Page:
Lifestyle Northwest Passage

But what do you eat?

on
September 5, 2018

I’m not one to post glamorous photos of my most recent dinner on Instagram. While I enjoy cooking and consuming delicious and nutritious fare, I don’t often feel the need to share our meals with the world.

But it’s important to listen to your audience. And my audience wants to hear about food. Loud and clear.

“But what do you eat?!”

It is in the top three most common questions that tumble towards us, usually accompanied with a genuine expression of concern and perplexity (if this was family feud, “but what do you eat” would get you on the board, but you’d get more points for “what do you do at night” or “isn’t it scary”. Survey says!)

I assume these concerned and perplexed askers visualize us suffering through miserable meals of cold canned green beans and slices of expired spam on stale bread, gnawing on dried moldy fish skin for a snack, probably while hurling about in perpetually stormy seas.

That’s not what we eat. And it’s not usually stormy.

There have certainly been (and still are) plenty of sailors who survive grueling passages on cold canned food, due to insufficient preparations and/or budgetary restrictions. We are incredibly fortunate – not only because we are able to live this crazy adventure – but that we can do so with a well-provisioned boat. Because food is a form of love. And it turns out it can also be a form of optimism, assurance, comfort and celebration.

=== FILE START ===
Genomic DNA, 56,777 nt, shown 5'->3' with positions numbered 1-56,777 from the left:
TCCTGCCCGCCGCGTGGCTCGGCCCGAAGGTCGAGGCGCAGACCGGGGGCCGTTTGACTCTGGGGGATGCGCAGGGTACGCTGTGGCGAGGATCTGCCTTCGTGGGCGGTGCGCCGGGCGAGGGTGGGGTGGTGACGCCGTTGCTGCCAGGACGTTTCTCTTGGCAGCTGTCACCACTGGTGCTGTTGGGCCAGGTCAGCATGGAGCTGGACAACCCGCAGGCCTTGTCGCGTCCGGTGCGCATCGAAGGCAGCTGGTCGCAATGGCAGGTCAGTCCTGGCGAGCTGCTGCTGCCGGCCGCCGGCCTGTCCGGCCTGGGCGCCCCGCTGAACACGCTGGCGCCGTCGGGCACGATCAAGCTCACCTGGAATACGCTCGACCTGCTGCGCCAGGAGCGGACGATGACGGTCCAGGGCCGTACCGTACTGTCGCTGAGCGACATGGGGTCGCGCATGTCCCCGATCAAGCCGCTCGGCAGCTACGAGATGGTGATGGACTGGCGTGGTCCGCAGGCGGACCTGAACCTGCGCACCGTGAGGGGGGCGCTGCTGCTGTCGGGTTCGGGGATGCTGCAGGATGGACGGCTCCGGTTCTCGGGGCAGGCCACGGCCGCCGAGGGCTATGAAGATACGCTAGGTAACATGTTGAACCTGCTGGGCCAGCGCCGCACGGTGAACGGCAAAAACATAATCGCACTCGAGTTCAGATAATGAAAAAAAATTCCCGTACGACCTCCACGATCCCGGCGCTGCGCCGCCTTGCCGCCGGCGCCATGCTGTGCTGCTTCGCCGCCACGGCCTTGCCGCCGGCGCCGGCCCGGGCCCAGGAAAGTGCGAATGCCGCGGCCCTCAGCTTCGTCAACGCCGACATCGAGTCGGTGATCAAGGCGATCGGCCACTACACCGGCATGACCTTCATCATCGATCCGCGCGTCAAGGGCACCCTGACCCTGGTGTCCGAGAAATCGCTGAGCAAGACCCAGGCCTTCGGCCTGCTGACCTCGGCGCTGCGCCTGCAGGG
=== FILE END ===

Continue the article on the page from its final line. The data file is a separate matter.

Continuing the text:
So we provision well. Before leaving, we overflowed two carts at Costco – twice – then squeezed it all into the storage space under the floorboards, to be kept chilled by the arctic waters. We stocked more than the necessaries. Nestled among the 50 cans of beans and 25 pounds of rice are family sized bags of sweet chewy dried mango, an eight-pound bin of M&M’s, delicate jars of fancy olives, huge boxes of cheez-its and a vat of Nutella.

When the fish are running, we stock up – catching and cleaning, brining and smoking salmon until we’ve layered the bottom of the fridge. With some basic onboard ingredients, we take comfort in warm chocolate chip cookies, made to order calzones, homemade mac’n’cheese, and lots of brownies. When a beer-brewing kit made its way on board, we tried our hand at that, too.

Great eating starts at generous provisioning, but it doesn’t end there. We are also over-provisioned with great cooks. Janna specializes in crepes, Dutch babies and heart-warming chili. Talia and Savai make delectable handmade pasta on boat-bound days, scattering flour and joy all over the galley. They also whip up encouraging bowls of soup with grilled cheese for us on long chilly watches. I often contribute fresh baked bread and the foundation for build your own pizza nights. John pulls together masterpieces with nearly no fresh ingredients left. And I have not met anyone who can cook up a fish with more skill than Graeme (or a bubbling pot of stew or Mediterranean couscous or most anything else, actually).